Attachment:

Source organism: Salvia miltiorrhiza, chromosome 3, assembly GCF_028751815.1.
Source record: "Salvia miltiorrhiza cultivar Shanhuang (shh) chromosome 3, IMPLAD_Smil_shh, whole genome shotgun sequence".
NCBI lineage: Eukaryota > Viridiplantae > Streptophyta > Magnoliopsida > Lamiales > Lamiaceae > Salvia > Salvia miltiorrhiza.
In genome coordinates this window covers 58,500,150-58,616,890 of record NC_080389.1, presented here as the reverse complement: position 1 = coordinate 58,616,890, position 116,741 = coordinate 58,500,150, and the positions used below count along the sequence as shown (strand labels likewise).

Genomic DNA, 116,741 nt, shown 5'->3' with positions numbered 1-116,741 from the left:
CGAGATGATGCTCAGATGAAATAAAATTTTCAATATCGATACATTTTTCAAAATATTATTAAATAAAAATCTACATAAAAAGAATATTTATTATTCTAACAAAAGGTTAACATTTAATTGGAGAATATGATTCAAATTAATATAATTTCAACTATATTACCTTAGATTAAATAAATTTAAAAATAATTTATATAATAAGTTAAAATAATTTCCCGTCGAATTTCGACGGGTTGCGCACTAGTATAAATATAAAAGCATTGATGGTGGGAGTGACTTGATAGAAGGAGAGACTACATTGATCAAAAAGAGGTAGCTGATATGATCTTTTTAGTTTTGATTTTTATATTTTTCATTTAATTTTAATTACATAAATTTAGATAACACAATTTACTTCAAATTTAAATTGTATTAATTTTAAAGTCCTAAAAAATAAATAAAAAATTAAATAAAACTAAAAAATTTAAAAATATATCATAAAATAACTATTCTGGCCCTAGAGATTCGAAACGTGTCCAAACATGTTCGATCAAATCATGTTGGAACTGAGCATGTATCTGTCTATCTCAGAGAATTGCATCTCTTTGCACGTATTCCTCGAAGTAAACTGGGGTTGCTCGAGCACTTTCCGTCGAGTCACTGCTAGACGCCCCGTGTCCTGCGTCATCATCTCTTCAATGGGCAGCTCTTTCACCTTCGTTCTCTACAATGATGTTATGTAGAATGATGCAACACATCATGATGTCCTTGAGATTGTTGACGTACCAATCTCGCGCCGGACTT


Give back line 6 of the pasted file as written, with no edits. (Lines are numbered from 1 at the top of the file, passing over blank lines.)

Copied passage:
CGAGATGATGCTCAGATGAAATAAAATTTTCAATATCGATACATTTTTCAAAATATTATTAAATAAAAATCTACATAAAAAGAATATTTATTATTCTAACAAAAGGTTAACATTTAATTGGAGAATATGATTCAAATTAATATAATTTCAACTATATTACCTTAGATTAAATAAATTTAAAAATAATTTATATAATAAGTTAAAATAATTTCCCGTCGAATTTCGACGGGTTGCGCACTAGTATAAATATAAAAGCATTGATGGTGGGAGTGACTTGATAGAAGGAGAGACTACATTGATCAAAAAGAGGTAGCTGATATGATCTTTTTAGTTTTGATTTTTATATTTTTCATTTAATTTTAATTACATAAATTTAGATAACACAATTTACTTCAAATTTAAATTGTATTAATTTTAAAGTCCTAAAAAATAAATAAAAAATTAAATAAAACTAAAAAATTTAAAAATATATCATAAAATAACTATTCTGGCCCTAGAGATTCGAAACGTGTCCAAACATGTTCGATCAAATCATGTTGGAACTGAGCATGTATCTGTCTATCTCAGAGAATTGCATCTCTTTGCACGTATTCCTCGAAGTAAACTGGGGTTGCTCGAGCACTTTCCGTCGAGTCACTGCTAGACGCCCCGTGTCCTGCGTCATCATCTCTTCAATGGGCAGCTCTTTCACCTTCGTTCTCTACAATGATGTTATGTAGAATGATGCAACACATCATGATGTCCTTGAGATTGTTGACGTACCAATCTCGCGCCGGACTT